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The author and NatCen Social Research would like to thank Unbound Philanthropy, the Joseph Rowntree Foundation, the Joseph Rowntree Charitable Trust, the Trust for London, the Diana, Princess of Wales Memorial Fund and the Paul Hamlyn Foundation for funding the questions reported in this chapter. In addition, we would like to thank the Department for Business, Innovation and Skills for funding the question about students from outside the EU. The views expressed here are those of the authors alone.
Here we summarise people’s views about the economic and social impacts of migration (the two scales shown in Table 5.1). For each scale, those whose score was above the neutral point were rated “positive”, those whose score was equal to neutral were rated neutral, and those whose score was below the neutral point were rated “negative”.
Bases for Table 5.2 are as follows:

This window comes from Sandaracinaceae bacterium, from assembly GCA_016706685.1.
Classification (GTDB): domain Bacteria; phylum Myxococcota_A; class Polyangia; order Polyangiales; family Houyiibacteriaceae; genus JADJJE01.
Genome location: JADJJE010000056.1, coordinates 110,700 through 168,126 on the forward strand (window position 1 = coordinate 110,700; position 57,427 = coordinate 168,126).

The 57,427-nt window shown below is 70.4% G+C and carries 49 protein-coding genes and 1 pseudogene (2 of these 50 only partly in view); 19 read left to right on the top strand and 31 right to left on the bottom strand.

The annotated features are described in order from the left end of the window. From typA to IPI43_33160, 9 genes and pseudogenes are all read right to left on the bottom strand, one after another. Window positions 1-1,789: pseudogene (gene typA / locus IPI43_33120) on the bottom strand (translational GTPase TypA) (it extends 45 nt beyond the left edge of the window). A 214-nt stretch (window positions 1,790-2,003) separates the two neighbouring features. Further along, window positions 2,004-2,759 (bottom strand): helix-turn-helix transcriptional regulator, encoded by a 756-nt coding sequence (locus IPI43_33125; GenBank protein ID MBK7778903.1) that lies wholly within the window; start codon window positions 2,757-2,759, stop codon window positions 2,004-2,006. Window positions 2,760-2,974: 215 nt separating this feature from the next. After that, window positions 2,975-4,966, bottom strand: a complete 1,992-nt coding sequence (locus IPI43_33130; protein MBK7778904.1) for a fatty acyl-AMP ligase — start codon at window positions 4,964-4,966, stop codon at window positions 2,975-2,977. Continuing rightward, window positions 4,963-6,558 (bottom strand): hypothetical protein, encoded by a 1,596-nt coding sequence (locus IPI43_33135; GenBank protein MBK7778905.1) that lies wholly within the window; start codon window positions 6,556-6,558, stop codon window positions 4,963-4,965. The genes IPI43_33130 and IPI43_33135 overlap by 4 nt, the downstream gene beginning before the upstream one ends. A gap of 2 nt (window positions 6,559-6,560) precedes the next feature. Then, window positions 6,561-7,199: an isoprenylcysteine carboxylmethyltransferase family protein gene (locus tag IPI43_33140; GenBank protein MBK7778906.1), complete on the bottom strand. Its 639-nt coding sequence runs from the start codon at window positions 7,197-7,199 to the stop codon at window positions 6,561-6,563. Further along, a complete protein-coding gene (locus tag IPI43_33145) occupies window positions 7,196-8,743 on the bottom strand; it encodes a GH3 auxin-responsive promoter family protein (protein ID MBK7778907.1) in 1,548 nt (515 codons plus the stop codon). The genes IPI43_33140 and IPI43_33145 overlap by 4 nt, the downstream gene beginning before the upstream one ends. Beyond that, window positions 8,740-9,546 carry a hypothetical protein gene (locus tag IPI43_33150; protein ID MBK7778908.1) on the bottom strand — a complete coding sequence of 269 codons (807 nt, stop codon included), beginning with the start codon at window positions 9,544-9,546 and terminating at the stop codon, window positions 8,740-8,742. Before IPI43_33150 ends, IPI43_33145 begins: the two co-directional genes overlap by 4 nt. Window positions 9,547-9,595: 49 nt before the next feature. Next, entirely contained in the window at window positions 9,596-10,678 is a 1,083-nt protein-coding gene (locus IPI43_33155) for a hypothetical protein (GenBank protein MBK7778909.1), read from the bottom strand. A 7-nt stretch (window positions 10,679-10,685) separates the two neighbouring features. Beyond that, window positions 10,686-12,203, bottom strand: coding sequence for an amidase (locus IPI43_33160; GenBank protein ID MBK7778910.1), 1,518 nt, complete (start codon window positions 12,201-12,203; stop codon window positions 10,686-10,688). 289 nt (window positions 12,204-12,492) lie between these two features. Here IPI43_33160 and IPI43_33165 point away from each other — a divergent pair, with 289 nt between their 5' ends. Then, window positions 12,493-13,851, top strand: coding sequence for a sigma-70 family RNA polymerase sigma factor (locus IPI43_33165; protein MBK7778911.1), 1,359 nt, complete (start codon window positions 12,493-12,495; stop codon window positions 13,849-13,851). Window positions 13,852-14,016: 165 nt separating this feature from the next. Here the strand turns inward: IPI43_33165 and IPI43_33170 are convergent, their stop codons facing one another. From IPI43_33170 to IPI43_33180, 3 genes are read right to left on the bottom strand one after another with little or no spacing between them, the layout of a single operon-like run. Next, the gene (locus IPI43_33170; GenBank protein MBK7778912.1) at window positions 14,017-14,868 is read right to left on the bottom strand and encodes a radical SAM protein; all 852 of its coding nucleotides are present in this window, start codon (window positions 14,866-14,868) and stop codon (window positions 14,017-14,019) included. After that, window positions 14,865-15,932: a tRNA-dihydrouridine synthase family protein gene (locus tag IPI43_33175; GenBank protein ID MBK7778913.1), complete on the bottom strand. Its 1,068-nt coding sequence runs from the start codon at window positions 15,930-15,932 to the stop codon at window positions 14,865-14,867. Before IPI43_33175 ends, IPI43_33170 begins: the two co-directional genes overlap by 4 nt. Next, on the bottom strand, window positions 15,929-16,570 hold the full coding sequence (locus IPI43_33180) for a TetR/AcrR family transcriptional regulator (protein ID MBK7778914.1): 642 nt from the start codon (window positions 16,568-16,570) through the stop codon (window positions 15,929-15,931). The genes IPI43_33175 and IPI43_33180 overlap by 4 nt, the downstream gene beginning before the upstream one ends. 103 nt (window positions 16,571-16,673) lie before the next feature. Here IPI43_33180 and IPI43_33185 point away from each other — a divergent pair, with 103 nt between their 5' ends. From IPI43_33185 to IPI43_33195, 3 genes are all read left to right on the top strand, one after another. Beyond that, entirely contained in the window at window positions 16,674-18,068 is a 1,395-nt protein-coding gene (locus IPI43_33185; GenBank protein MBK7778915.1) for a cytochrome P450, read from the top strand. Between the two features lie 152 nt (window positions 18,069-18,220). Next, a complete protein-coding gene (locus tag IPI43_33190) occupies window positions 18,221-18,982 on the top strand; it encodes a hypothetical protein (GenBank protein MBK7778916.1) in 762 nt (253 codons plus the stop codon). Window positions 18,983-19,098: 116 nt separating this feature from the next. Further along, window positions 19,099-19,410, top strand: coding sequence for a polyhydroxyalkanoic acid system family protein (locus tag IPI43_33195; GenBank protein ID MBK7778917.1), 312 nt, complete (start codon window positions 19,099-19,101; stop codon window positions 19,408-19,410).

Bases for Table 5.3 are as follows:
The question wording for international students read simply “overall do you think the benefits for Britain of international students from outside the European Union outweigh the costs they bring, or do the costs outweigh the benefits?”
For this analysis we use a measure that combines people’s views about the economic and social impacts of migration (that is, the two measures shown in Table 5.1). Those whose average score on the two scales was above the neutral point were rated “positive”, those whose combined score was equal to neutral were rated neutral, those whose average score on both scales was equivalent to a somewhat negative score on each individual scale were rated “somewhat negative” and those whose average across the two scales was equivalent to strongly negative scores on both were rated “strongly negative”.
In 1989, 7 per cent of British Social Attitudes respondents were graduates, and 44 per cent had no qualifications. Now graduates (25 per cent) outnumber those without any qualifications (20 per cent). Meanwhile, the proportion of people in professional and managerial jobs has increased from 35 to 37 per cent, accompanied by a drop from 37 to 29 per cent in the proportion in semi-skilled or unskilled manual work.
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